14.1 – Understanding Delta neutral Option Strategies
As a trader, you’ll have plenty of trades where you do a lot of homework and have the conviction that a trade will work, but it goes against you. This is the obvious risk of directional trades, where you expect a stock to go up or down and trade that with options. But you can also use specific option strategies that don’t depend on the market direction and work regardless of how the market moves. Such option strategies are known as “delta neutral” strategies. In this video, we look at a delta-neutral strategy—the straddle.
We recommend reading this chapter on Varsity to learn more and understand the concepts in-depth.
Key takeaways from this chapter
- Short straddle requires you to Sell the ATM Call and Put option simultaneously. The options should belong to the same underlying, same strike, and same expiry
- By selling the CE and PE – the trader is placing the bet that the market won’t move and would essentially stay in a range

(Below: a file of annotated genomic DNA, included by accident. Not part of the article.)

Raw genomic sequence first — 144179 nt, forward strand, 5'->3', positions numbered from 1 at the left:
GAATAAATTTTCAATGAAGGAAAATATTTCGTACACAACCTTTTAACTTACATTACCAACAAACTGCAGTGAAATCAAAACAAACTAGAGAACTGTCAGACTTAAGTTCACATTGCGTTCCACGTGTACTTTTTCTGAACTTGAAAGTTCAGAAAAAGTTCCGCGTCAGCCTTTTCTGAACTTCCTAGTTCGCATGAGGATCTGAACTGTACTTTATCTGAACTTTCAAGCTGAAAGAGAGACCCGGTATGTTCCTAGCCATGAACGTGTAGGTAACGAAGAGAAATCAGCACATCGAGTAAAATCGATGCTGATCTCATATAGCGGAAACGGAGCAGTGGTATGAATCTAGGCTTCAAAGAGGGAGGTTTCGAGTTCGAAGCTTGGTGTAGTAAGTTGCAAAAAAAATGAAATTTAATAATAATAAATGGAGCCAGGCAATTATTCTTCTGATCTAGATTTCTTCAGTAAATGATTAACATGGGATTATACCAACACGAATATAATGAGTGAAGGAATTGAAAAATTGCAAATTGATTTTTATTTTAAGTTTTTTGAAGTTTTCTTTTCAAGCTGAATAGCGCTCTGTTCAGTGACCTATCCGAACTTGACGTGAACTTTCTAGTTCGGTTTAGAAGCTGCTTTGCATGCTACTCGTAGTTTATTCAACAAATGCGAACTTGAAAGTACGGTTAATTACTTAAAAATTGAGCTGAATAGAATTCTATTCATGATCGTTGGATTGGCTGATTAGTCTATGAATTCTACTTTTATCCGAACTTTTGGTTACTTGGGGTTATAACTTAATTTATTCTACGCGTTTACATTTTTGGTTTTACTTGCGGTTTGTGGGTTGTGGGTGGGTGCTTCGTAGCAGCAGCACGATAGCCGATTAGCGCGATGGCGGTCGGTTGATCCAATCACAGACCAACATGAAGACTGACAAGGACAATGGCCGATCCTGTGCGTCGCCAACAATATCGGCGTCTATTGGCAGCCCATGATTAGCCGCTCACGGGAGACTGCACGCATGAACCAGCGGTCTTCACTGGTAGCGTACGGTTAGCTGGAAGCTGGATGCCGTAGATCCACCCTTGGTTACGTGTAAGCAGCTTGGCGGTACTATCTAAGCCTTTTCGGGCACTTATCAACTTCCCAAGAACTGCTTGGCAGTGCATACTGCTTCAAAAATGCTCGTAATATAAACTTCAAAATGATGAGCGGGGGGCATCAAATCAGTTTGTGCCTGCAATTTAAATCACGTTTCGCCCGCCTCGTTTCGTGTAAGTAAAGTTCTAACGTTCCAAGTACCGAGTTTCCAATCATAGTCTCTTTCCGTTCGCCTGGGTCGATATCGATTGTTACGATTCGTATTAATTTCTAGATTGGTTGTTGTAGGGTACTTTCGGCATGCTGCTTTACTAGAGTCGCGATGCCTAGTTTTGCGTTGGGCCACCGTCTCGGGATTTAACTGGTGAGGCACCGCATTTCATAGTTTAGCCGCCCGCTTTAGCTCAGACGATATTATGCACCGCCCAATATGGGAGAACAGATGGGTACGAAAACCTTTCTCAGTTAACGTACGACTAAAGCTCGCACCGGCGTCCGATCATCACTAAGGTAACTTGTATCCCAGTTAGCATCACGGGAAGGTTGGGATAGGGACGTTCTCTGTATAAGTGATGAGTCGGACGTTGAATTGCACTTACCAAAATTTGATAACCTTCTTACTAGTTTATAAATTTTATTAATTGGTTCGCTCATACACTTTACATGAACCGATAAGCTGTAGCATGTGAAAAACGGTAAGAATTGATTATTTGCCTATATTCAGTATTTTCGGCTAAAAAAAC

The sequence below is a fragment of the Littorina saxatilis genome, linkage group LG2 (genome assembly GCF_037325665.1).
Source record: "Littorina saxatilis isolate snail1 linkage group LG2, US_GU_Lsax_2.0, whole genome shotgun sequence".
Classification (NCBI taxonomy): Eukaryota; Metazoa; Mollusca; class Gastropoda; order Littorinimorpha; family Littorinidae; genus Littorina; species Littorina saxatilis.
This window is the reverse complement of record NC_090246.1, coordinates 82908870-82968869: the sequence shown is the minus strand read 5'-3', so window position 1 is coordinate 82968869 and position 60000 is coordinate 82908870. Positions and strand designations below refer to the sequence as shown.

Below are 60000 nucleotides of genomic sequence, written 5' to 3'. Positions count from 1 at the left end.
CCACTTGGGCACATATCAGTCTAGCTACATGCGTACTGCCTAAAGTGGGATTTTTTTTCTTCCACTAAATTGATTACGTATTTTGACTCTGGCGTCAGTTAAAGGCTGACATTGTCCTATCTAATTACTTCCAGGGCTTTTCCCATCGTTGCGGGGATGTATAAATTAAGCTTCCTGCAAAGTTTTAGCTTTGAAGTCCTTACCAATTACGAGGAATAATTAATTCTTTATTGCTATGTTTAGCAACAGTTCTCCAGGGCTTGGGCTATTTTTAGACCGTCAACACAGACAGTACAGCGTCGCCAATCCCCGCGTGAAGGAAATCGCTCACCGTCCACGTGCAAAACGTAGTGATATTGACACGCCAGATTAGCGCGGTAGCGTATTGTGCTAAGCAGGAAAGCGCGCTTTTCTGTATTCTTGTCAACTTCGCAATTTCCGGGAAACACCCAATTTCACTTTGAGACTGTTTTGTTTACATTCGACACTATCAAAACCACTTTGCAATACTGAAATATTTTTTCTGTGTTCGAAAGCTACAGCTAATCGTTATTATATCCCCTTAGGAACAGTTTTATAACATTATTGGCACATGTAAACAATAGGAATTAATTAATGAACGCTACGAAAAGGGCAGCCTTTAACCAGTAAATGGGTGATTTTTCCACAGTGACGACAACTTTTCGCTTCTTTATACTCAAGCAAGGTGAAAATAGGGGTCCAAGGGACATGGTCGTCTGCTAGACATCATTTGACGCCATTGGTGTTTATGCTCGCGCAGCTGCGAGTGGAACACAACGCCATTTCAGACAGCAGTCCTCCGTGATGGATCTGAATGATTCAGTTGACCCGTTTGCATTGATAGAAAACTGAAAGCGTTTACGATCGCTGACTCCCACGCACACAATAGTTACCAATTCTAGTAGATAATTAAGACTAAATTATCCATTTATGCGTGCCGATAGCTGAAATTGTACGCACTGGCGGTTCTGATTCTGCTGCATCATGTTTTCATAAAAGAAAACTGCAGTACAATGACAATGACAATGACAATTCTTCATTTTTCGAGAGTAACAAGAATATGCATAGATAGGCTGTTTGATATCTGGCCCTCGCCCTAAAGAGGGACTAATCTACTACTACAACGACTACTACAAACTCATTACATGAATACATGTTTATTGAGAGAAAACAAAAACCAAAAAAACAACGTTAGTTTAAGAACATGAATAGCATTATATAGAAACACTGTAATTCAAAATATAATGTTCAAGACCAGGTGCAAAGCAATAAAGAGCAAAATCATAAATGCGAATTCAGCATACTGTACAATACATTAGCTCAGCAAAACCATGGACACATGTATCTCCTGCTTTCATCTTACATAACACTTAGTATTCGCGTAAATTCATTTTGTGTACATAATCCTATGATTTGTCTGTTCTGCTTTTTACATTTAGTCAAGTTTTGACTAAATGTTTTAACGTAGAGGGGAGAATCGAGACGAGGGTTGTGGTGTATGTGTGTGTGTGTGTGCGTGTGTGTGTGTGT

- The maximum profit is equal to the net premium paid, and it occurs at the strike at which the long straddle has been initiated
- The upper breakdown is ‘strike + net premium’. The lower breakdown is ‘strike – net premium.’
- The deltas in a short straddle add up to zero
- The volatility should be relatively high at the time of strategy execution
- The volatility should decrease during the holding period of the strategy
- Short straddles can be set around significant events, wherein before the event, the volatility would drive the premiums up, and just after the announcement, the volatility would cool off, and so would the premiums.